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They Can't Take That Away From Me They Can't Take That Away From Me (alt. take) Lady Bird For You Don't Blame Me (alt. take) Round About Midnight (alt. take) Round About Midnight Perdido Kool Bongo Don't Blame Me Titoros Titoros (alt. take)
|Soloist/Artist||Mary Lou Williams|
|Instruments||Music and Musicians|
|Accompanist/ Conductor||Ken Napper on bass, Allan Ganley on drums, and Tony Scott on bongos|
Customer Reviews (3)
- First and Foremost!!!!Review by Big Toots
Mary Lou William’s extraordinary life and accomplishments make me think of her as “The Oprah Winfrey of jazz.” Consider, if you will, born in abject poverty and one of 11 kids, she was helping to support her family by playing parties at age 6, started performing professionally at 7, played with Duke Ellington at 13, arranged for Benny Goodman, et al, mentored Bopsters Monk, Diz and Bird, did a weekly radio show, founded her own record label and publishing company, was an active advocate for less-fortunate musicians, composed large-scale works, preached on Harlem streets and recorded The History of Jazz as performer and commentator. The life story is as amazing as it is epic, especially when one considers Williams was a woman in very much a man’s jazz world. And, it is that incredible woman’s glorious music presented in this recording.
Williams and crew recorded these twelve extraordinary selections (including three alternate takes) on one day in 1953 in London. Across the date, Williams swings viciously and simultaneously delivers an undercurrent of joy that is almost tangible. She plays piano with the same virtuosity and joy that Clark Terry had playing trumpet. This chick is having a ball and we can hear it. Adept at virtually any genre from stride and rags to swing and Bop, Williams could hang with the best of them and she sure does here (“Lady Bird,” “Perdido”). Interestingly, she has Duke and Earl Hines keyboard shadings and one can hear her stylings resonating in Ahmad Jamal (“Kool Bongo”) and both Billy Taylor and Marian McPartland (both of whom, like Williams, also crossed over into broadcasting jazz). Williams was a melody-maker and tonal lover. Her touch is elegant, never pompous or heavy (both takes of “Don’t Blame Me”). She could and does use the entire keyboard as her artistic canvas with colors from the bluest of blue (“’Round About Midnight”) to the warmest red (“Titoros”). The accompanying musicians here do a fine job in collaborating with Williams. Although I do find Tony Scott’s bongos an unnecessary distraction.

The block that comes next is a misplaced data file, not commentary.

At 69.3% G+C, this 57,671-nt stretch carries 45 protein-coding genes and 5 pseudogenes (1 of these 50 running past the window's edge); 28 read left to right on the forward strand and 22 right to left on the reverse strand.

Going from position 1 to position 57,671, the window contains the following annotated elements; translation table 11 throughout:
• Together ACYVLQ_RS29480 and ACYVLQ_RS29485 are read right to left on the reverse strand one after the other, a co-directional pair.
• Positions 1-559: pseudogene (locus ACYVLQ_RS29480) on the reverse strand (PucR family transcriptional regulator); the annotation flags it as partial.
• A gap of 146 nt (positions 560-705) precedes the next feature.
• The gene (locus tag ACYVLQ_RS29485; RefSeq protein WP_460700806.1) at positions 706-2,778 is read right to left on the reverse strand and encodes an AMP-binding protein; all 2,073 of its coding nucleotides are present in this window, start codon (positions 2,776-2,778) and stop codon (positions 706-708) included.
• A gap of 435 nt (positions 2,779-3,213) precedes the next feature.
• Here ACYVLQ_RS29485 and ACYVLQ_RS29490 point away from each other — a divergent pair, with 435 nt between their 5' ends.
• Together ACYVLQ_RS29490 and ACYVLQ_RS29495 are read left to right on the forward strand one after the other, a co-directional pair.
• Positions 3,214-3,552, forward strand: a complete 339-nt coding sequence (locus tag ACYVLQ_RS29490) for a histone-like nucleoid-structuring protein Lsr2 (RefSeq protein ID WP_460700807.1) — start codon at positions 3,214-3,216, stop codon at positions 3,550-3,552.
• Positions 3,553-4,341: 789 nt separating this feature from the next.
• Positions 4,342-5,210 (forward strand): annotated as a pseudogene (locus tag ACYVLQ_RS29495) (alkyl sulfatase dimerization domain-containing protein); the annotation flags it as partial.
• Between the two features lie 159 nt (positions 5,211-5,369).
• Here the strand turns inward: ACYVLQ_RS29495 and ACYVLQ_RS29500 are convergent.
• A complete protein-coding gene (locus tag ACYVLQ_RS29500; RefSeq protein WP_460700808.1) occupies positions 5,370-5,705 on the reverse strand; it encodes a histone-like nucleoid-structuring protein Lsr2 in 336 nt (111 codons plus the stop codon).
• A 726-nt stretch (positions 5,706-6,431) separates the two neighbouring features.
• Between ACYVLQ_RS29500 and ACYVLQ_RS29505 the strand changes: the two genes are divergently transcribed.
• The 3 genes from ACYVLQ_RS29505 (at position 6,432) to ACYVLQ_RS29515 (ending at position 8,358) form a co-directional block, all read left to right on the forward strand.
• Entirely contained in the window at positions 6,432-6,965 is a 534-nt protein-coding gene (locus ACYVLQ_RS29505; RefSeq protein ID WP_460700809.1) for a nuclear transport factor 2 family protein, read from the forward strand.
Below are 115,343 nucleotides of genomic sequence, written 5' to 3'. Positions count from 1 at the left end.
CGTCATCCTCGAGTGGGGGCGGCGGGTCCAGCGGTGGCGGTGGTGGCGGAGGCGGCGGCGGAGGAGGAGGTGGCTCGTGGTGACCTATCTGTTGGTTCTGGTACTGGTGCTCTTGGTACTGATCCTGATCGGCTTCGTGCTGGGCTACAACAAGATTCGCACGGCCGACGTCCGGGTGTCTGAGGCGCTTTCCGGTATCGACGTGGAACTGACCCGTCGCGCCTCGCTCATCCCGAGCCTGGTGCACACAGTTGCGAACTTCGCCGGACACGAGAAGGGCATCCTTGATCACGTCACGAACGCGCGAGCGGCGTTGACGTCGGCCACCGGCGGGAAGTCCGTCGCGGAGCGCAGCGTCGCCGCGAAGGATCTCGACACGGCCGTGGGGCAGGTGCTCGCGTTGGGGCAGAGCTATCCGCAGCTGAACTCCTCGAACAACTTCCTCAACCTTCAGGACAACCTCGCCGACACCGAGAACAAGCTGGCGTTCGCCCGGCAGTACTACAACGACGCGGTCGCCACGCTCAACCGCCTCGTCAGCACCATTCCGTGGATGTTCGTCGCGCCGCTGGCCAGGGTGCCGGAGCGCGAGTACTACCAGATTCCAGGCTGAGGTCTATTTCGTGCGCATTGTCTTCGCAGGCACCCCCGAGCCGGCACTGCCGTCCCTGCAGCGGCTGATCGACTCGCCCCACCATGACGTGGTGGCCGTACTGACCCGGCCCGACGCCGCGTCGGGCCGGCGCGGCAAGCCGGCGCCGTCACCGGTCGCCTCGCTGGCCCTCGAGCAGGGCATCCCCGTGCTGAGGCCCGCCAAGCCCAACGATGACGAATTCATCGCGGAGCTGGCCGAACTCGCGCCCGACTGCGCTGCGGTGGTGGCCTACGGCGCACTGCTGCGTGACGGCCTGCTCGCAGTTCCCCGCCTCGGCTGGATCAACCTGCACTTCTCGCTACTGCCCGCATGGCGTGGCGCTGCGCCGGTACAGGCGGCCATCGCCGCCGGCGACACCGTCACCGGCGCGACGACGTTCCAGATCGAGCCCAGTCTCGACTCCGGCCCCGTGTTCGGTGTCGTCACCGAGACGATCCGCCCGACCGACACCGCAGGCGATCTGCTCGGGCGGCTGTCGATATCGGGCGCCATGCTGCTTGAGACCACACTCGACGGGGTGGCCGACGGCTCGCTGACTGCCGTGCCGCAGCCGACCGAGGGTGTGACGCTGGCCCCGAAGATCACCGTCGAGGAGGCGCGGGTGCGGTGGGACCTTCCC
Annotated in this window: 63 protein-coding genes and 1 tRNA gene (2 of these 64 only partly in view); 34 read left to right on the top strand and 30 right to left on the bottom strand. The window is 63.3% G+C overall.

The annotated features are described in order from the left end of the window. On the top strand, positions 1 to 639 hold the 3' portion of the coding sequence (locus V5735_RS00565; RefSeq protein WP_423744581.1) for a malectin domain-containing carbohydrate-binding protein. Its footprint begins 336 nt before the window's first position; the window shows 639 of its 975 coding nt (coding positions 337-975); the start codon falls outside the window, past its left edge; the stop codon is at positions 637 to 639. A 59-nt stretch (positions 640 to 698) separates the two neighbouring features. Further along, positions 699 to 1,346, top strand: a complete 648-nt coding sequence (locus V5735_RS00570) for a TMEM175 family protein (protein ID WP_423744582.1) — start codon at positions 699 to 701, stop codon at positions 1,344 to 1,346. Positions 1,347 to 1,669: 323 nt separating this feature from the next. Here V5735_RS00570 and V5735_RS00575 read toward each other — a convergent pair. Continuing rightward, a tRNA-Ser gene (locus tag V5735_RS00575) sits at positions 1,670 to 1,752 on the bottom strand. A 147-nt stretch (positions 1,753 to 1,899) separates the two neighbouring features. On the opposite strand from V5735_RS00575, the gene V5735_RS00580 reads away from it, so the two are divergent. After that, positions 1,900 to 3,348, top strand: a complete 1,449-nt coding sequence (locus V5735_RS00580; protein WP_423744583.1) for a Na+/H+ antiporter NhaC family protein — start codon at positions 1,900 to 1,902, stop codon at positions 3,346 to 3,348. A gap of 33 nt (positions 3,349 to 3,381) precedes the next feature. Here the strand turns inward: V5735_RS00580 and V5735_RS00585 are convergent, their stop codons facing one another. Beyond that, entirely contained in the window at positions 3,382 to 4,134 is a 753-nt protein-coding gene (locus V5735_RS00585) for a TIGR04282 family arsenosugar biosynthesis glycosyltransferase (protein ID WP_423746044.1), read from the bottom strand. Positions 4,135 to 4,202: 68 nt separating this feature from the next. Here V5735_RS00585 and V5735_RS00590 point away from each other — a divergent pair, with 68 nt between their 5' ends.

Mary Lou Williams First Lady of the Piano is about as classy and sublime as it gets. “The Oprah,” as great as she may be, can’t touch “The Little Piano Girl of East Liberty,” as you’ll hear in this treasure of a recording and its treasured artist.
(Posted on 5/4/2015)
- Simon SezReview by Mary Lou Williams
There is nothing confusing about Mary Lou Williams’ playing on this album from 1953. She sounds like she is 20 years younger than she actually was, playing adventurous bop in her own style. Her versions of such songs as “Lady Bird” and “’Round Midnight” make those bop classics sound as if they were written for her, or like she wrote them herself. Mary Lou Williams was remarkable and fit into every time period.
Simon Sez: Mary Lou Williams, heard on First Lady Of The Piano (IC7006), could play in any style from 1925-75. Here she is Ms. Modern Bop.
(Posted on 5/6/2014)
- Review by Scott Yanow
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